Rural Towns Are Prospering by Connecting to Nearby Urban Centers. Regional Flavor Principle #5.

by Joanne Steele on December 8, 2009


The fifth and final Regional Flavor Principle is:

Be strategic about connecting urban and rural areas in the region.

For rural tourism, this is essential. Our customers generally live in urban areas, and need incentives(marketing) to venture out into the countryside.

photo by mollypop on Flickr

photo by mollypop on Flickr

1. They desire our authentic experiences.

2. They are enriched by what we have to offer.


They need encouragement to seek out experiences outside of their familiar urban environments.

The State of Tennessee has created a whole system of urban to rural trails to encourage this migration into the countryside. Read more about their program here. How Tennessee, USA Uses Scenic Byways to Draw Urban Visitors to Its Rural Town Delights.

Columbia Falls, MT is making urban connections in a unique way. They are inviting their high school graduates to come home to Columbia Falls and bring their jobs with them. It’s working, with former residents who telecommute coming back and contributing their energy and enthusiasm to Columbia Falls’ redevelopment efforts.

The Kansas Explorer’s Club which is 3000 strong, travels all over Kansas, USA, sometimes “doing dirt” (driving on country dirt roads) to visit historic churches and see unusual cultural sites in tiny rural Kansas communities. All these little towns are doing is putting out the invitation, and providing an interpretive guide to meet the Explorers and tell the story of their town! Check out their Facebook page.

The original intent of a Regional Flavor strategy has been to create and support a diverse rural economy involving entrepreneurs of all types, and existing businesses in all rural business sectors.

Tourism is an essential tool for several reasons.

1. It brings money into the region without excessive new infrastructure requirements as visitors come, spend and then leave.

2. It provides the very best business attraction tool rural communities have. A quick check of newer businesses in almost any rural community in the United States will show that most of these owners first discovered their new towns as visitors.

3. With the increased numbers of visitors seeking authentic experiences, most rural regions only need to “clean house” a little to begin marketing themselves as a visitor destination.

A few years ago, the drive on country roads to one of Hickman County, Tennessee, USA’s old time country stores might have discouraged visitors. Today, with the increased desire for authentic experiences, it is part of the adventure for Nashville and Memphis residents!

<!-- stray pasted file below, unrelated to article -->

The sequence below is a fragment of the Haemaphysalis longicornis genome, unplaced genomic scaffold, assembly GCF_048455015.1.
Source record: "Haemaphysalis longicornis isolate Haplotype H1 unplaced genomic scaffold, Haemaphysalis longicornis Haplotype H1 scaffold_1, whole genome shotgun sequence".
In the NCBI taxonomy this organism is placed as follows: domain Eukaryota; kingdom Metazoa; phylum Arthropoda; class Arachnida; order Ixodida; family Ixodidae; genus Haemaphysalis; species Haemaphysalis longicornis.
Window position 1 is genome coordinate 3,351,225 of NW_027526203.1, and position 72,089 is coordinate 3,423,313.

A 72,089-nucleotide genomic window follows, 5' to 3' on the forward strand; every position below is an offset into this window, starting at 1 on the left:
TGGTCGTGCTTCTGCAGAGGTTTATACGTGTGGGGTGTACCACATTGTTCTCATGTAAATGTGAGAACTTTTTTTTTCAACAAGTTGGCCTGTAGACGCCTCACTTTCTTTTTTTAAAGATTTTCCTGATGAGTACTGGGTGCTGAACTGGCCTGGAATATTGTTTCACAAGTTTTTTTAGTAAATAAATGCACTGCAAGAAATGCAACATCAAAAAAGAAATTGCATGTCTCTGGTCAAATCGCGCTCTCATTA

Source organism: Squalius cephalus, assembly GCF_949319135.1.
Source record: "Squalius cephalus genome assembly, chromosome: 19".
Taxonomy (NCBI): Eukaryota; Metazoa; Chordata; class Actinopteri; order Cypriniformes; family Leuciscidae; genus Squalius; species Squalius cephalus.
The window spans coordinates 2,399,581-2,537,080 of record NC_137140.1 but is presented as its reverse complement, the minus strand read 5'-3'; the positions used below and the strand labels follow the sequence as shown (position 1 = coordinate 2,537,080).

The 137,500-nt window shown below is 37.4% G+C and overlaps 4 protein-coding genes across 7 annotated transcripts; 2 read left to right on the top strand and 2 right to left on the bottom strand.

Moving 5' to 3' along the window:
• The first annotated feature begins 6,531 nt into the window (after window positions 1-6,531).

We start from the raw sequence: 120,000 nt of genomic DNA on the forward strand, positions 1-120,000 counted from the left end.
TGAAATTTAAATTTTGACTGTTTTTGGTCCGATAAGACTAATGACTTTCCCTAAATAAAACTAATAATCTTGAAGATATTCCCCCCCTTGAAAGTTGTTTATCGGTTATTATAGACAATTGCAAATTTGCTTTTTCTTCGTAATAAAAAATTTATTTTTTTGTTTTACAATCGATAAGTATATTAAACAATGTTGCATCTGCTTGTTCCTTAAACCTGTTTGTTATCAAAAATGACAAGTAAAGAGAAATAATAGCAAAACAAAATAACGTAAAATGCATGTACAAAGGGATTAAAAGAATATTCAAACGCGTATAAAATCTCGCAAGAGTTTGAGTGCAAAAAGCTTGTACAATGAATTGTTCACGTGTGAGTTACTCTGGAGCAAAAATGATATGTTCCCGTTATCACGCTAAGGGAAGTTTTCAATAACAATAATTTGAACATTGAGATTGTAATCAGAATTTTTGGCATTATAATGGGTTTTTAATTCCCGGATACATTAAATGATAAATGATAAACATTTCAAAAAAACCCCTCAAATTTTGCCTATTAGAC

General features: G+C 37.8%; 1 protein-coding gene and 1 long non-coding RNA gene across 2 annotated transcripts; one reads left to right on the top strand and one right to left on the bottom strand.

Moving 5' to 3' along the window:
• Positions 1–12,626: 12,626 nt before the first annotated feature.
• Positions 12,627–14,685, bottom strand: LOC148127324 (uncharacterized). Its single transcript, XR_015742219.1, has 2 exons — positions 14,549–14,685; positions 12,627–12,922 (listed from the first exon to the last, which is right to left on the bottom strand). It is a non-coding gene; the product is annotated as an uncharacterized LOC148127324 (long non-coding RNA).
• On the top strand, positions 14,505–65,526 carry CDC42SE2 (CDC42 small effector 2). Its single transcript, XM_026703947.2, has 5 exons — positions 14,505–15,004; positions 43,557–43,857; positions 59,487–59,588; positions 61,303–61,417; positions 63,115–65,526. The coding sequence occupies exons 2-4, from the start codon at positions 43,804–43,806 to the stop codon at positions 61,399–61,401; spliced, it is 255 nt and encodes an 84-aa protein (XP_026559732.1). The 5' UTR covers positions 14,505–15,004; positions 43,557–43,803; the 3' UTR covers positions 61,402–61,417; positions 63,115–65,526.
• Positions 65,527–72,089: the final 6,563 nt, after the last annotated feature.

Taken together the five Regional Flavor Principles can guide an area’s economic development efforts, support entrepreneurs, enhance a thriving rural tourism industry and sustain the kind of rural economy that will encourage young families to stay in their home communities.

Creating a Regional Flavor Strategy requires lots of work, but we rural folks are used to hard work.

I’ll keep you posted as more information comes available about programs throughout the US.

A Discovery Day training in Regional Flavor Strategies was held in Abingdon, Virginia.

Below are links to the entire series on Regional Flaver. Enjoy..

5 Principles to Lay the Groundwork for your Small Town’s Rural Regional Flavor Strategy.

How Making Locally Owned Small Businesses Successful Contributes to a Regional Flavor Strategy

Your Small Town’s Unique Assets – Regional Flavor Principle #2

When Building Your Regional Flavor Strategy, “Network Weaving” is the Craft, Your Small Town is the Loom.

3 Ways Visitors Create Strong Emotional Bonds With Small Tourism Towns. Principle #4.

1 Daryl Phillips December 8, 2009 at 7:56 pm

As usual, a great post. I just wanted to emphasize #2 reason above since business attraction is usually the #1 thing that an economic developer’s job performance is judged. Having a community attractive to tourism leaves an impression on visitors that may bring them back with more business and jobs, even years afterward. Having an attractive community helps when a business prospect comes to a community evaluating sites. And last but not least, a community that is attractive to tourists most likely is appealing to residents adding to that elusive perception of quality of life.

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